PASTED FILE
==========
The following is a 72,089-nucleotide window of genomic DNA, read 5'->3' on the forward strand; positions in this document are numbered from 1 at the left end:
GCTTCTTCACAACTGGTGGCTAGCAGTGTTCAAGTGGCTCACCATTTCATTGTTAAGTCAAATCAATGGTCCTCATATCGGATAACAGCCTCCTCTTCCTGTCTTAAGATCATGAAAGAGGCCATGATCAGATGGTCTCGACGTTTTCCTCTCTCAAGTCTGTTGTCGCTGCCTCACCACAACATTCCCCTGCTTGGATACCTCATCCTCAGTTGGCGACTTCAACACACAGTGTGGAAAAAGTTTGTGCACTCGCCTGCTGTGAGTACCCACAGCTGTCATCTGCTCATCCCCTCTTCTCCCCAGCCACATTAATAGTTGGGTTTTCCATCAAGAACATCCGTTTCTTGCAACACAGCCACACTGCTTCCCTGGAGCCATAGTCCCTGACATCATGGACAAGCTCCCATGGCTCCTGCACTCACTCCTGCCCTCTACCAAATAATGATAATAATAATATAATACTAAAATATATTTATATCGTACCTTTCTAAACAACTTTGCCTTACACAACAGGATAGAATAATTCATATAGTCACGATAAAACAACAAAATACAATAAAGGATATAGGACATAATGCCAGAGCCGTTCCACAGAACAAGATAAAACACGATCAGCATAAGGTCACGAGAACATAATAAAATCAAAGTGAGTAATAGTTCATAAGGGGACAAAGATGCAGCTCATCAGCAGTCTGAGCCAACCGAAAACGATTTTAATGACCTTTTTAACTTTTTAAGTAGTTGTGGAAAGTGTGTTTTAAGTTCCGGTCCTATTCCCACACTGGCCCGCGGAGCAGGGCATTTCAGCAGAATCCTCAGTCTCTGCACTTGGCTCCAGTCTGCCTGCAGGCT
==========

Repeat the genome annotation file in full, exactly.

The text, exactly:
The following is a 72,089-nucleotide window of genomic DNA, read 5'->3' on the forward strand; positions in this document are numbered from 1 at the left end:
GCTTCTTCACAACTGGTGGCTAGCAGTGTTCAAGTGGCTCACCATTTCATTGTTAAGTCAAATCAATGGTCCTCATATCGGATAACAGCCTCCTCTTCCTGTCTTAAGATCATGAAAGAGGCCATGATCAGATGGTCTCGACGTTTTCCTCTCTCAAGTCTGTTGTCGCTGCCTCACCACAACATTCCCCTGCTTGGATACCTCATCCTCAGTTGGCGACTTCAACACACAGTGTGGAAAAAGTTTGTGCACTCGCCTGCTGTGAGTACCCACAGCTGTCATCTGCTCATCCCCTCTTCTCCCCAGCCACATTAATAGTTGGGTTTTCCATCAAGAACATCCGTTTCTTGCAACACAGCCACACTGCTTCCCTGGAGCCATAGTCCCTGACATCATGGACAAGCTCCCATGGCTCCTGCACTCACTCCTGCCCTCTACCAAATAATGATAATAATAATATAATACTAAAATATATTTATATCGTACCTTTCTAAACAACTTTGCCTTACACAACAGGATAGAATAATTCATATAGTCACGATAAAACAACAAAATACAATAAAGGATATAGGACATAATGCCAGAGCCGTTCCACAGAACAAGATAAAACACGATCAGCATAAGGTCACGAGAACATAATAAAATCAAAGTGAGTAATAGTTCATAAGGGGACAAAGATGCAGCTCATCAGCAGTCTGAGCCAACCGAAAACGATTTTAATGACCTTTTTAACTTTTTAAGTAGTTGTGGAAAGTGTGTTTTAAGTTCCGGTCCTATTCCCACACTGGCCCGCGGAGCAGGGCATTTCAGCAGAATCCTCAGTCTCTGCACTTGGCTCCAGTCTGCCTGCAGGCT